A |--2--2----|--2--2----|--2--2----|--2--2----||
E |--0--0----|--0--0----|--0--0----|--0--0----||
For a video demonstration of this, CLICK HERE ----------------------------------------------------------------------------- STEP 3 For this next example, we're going to strum downwards on every single beat. We will be strumming 'Quarter Notes' here.
     D  D  D  D       D  D  D  D       D  D  D  D       D  D  D  D 

E |--0--0--0--0----|--0--0--0--0----|--0--0--0--0----|--0--0--0--0----||
B |--0--0--0--0----|--0--0--0--0----|--0--0--0--0----|--0--0--0--0----||
G |--0--0--0--0----|--0--0--0--0----|--0--0--0--0----|--0--0--0--0----||
D |--2--2--2--2----|--2--2--2--2----|--2--2--2--2----|--2--2--2--2----||
A |--2--2--2--2----|--2--2--2--2----|--2--2--2--2----|--2--2--2--2----||
E |--0--0--0--0----|--0--0--0--0----|--0--0--0--0----|--0--0--0--0----||
For a video demonstration of this, CLICK HERE ----------------------------------------------------------------------------- STEP 4 For the next step, we are going to add in 'upstrokes' in between each quarter note. This will sound twice as fast as the previous example, and will be a little harder to stay on time. In this example, we are strumming 'Eighth Notes'. If you find upstrokes to be hard, practice doing this a number of times by yourself before you try playing along with the video below.
     D  U  D  U  D  U  D  U       D  U  D  U  D  U  D  U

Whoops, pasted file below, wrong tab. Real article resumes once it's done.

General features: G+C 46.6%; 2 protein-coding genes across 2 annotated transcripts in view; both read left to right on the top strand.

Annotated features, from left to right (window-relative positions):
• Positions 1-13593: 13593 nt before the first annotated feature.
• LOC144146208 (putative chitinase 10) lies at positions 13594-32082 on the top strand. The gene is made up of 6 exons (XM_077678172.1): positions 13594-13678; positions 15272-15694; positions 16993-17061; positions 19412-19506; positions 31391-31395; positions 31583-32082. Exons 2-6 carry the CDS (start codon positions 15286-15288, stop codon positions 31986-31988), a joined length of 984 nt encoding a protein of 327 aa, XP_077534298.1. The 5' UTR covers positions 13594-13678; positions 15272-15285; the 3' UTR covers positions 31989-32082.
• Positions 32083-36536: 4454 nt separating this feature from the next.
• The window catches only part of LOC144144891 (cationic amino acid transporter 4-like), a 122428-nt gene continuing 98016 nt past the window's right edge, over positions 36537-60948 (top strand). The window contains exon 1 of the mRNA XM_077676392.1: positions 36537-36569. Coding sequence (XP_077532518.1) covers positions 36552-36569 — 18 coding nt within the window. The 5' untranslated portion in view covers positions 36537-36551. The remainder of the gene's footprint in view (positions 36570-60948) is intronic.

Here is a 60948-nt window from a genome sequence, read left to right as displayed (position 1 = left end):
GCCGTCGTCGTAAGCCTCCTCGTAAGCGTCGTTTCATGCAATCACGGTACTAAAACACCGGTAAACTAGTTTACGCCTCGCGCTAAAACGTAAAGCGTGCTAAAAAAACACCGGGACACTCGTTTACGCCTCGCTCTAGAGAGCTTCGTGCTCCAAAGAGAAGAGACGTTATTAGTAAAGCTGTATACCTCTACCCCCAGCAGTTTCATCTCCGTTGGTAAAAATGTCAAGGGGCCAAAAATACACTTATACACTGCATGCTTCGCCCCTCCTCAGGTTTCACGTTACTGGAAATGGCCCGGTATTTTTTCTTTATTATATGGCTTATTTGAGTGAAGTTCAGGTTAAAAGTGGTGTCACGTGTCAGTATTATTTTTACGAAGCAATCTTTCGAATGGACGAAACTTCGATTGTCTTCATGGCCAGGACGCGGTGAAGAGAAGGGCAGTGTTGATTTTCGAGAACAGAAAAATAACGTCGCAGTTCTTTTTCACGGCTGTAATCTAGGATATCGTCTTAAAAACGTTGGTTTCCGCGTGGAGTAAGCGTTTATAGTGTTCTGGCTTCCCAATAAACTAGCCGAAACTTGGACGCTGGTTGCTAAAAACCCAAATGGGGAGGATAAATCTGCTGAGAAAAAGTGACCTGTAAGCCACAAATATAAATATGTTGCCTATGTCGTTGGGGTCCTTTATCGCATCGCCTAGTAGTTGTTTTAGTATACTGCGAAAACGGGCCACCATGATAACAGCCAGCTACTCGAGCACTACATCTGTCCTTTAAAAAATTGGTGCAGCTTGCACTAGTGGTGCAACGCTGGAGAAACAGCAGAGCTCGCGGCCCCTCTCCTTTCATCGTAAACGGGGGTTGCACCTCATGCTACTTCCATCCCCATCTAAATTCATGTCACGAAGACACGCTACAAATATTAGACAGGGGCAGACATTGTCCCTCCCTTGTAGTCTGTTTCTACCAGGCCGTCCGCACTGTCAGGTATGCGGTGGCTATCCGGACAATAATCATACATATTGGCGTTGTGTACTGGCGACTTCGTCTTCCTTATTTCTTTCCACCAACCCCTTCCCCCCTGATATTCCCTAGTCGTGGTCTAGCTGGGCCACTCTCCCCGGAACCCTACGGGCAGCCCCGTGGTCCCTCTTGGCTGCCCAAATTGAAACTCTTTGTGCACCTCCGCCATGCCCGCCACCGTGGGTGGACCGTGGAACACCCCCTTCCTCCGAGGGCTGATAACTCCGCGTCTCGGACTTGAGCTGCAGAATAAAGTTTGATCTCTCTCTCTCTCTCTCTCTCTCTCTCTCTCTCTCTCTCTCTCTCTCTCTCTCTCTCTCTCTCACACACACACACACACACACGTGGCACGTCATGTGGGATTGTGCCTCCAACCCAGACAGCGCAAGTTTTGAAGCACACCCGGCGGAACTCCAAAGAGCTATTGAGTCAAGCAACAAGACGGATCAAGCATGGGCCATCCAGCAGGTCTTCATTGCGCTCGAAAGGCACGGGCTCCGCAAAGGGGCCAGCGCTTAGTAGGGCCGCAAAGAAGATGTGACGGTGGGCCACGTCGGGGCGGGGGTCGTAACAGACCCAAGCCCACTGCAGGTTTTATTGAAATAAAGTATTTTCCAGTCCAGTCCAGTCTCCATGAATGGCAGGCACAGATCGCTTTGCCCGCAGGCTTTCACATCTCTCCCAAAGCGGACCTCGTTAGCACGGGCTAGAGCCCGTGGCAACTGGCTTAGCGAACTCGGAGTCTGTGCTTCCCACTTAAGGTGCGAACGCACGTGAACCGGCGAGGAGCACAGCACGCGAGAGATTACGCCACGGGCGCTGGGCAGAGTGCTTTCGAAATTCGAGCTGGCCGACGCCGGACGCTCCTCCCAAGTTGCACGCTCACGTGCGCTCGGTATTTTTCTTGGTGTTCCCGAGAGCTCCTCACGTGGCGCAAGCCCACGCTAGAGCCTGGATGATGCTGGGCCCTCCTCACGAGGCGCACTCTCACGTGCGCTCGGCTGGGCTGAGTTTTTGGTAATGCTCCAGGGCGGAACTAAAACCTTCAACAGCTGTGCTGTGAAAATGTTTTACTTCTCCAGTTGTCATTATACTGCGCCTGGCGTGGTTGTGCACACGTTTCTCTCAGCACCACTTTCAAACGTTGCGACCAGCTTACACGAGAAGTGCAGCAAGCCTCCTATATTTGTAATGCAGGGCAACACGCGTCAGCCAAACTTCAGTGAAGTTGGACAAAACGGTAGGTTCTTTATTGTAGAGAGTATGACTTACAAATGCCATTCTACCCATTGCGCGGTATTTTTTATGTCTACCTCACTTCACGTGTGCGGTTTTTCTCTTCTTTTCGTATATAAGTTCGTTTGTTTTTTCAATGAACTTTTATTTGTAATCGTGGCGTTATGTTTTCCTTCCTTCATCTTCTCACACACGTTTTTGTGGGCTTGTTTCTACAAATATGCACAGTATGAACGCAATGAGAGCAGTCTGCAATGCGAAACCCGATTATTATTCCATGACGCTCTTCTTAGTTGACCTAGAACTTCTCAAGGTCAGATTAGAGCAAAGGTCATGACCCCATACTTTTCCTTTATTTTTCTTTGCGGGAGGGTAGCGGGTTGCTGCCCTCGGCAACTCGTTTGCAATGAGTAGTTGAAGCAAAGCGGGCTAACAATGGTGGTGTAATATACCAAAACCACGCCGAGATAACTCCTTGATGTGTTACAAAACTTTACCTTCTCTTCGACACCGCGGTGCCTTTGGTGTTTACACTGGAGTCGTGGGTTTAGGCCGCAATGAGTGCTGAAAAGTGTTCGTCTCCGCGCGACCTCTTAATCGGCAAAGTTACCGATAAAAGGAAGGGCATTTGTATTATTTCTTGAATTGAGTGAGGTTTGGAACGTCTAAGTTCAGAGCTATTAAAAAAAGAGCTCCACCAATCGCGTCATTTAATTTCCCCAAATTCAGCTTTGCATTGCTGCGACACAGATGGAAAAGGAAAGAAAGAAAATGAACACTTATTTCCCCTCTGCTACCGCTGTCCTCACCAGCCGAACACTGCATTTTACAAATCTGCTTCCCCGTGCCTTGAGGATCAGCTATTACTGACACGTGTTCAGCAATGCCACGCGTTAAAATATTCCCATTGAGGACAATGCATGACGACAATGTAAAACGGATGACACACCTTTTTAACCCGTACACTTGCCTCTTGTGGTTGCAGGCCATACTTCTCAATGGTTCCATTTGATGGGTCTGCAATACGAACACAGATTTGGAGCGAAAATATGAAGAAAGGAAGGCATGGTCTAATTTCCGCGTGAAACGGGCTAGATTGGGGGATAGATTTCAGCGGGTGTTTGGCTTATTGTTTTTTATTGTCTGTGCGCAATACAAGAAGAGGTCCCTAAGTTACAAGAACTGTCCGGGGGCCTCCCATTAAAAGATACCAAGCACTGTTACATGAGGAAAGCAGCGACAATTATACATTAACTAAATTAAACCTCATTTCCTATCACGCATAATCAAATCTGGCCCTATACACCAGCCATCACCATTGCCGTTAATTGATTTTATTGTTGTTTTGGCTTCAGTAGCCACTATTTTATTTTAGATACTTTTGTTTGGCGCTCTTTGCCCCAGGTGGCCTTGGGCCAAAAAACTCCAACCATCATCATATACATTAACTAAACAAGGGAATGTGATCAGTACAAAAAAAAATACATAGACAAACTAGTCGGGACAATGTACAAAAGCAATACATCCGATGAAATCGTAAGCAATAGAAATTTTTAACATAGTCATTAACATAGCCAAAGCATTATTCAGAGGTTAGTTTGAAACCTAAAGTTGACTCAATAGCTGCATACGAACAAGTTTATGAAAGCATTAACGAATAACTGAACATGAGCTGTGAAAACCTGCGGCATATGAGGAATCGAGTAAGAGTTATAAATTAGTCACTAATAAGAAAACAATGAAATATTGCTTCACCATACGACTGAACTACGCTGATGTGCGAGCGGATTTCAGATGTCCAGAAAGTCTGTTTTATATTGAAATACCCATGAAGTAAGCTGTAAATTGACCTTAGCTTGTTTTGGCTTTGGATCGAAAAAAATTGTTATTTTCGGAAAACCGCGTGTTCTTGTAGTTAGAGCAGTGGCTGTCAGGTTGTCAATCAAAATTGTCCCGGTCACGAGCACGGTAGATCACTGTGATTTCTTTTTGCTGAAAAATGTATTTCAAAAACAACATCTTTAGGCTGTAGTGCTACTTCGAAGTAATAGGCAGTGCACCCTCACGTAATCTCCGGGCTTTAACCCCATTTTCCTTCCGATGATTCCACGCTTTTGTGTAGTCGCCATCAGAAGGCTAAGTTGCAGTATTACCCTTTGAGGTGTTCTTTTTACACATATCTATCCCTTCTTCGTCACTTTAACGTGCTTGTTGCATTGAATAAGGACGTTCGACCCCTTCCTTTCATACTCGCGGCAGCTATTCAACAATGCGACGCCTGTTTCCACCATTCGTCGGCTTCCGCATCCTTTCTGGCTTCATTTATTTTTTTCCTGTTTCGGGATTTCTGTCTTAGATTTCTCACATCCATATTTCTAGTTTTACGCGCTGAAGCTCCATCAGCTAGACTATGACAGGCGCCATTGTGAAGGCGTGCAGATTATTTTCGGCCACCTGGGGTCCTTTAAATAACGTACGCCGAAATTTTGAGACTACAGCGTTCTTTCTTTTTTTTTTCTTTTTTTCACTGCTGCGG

E |--0--0--0--0--0--0--0--0----|--0--0--0--0--0--0--0--0----||
B |--0--0--0--0--0--0--0--0----|--0--0--0--0--0--0--0--0----||
G |--0--0--0--0--0--0--0--0----|--0--0--0--0--0--0--0--0----||
D |--2--2--2--2--2--2--2--2----|--2--2--2--2--2--2--2--2----||
A |--2--2--2--2--2--2--2--2----|--2--2--2--2--2--2--2--2----||
E |--0--0--0--0--0--0--0--0----|--0--0--0--0--0--0--0--0----||
For a video demonstration of this, CLICK HERE ----------------------------------------------------------------------------- STEP 5 Now that you can play Eighth Notes along with me, we're going to go into a new rhythm where we will cut out certain strokes from STEP 4. The strums that will be cut are the upbeat of beat 1, and the upbeat of beat 3. This ends up being a repeated pattern of D-DU.
     D     D  U  D     D  U       D     D  U  D     D  U  
E |--0-----0--0--0-----0--0----|--0-----0--0--0-----0--0----||
B |--0-----0--0--0-----0--0----|--0-----0--0--0-----0--0----||
G |--0-----0--0--0-----0--0----|--0-----0--0--0-----0--0----||
D |--2-----2--2--2-----2--2----|--2-----2--2--2-----2--2----||
A |--2-----2--2--2-----2--2----|--2-----2--2--2-----2--2----||
E |--0-----0--0--0-----0--0----|--0-----0--0--0-----0--0----||
For a video demonstration of this, CLICK HERE ----------------------------------------------------------------------------- Now that you have the ability to play these rhythms in time, I'll leave you and let you practice this as much as you can. In part 2 we will go into some more rhythms, and eventually learn how to combine the rhythms with chord changes. If you have any questions, feel free to post them in the comments and I will try to answer as quickly as I can. ----------------------------------------------------------------------------- Jason Wilford is a professional musician and guitar teacher in Mississauga, ON (Canada) Check out the Pro Guitar Studio website for more free resources, and to sign up for a free newsletter with tips for guitarists at any level.